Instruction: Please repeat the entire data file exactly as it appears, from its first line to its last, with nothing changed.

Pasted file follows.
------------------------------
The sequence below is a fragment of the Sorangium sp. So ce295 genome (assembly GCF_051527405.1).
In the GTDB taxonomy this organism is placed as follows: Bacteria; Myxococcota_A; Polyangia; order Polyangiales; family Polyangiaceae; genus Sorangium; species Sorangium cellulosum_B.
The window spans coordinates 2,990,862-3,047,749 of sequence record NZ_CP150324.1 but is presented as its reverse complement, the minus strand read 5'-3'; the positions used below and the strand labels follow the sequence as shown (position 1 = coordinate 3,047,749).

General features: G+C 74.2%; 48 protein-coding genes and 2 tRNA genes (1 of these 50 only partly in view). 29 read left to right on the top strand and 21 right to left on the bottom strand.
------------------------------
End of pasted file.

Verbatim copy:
The sequence below is a fragment of the Sorangium sp. So ce295 genome (assembly GCF_051527405.1).
In the GTDB taxonomy this organism is placed as follows: Bacteria; Myxococcota_A; Polyangia; order Polyangiales; family Polyangiaceae; genus Sorangium; species Sorangium cellulosum_B.
The window spans coordinates 2,990,862-3,047,749 of sequence record NZ_CP150324.1 but is presented as its reverse complement, the minus strand read 5'-3'; the positions used below and the strand labels follow the sequence as shown (position 1 = coordinate 3,047,749).

General features: G+C 74.2%; 48 protein-coding genes and 2 tRNA genes (1 of these 50 only partly in view). 29 read left to right on the top strand and 21 right to left on the bottom strand.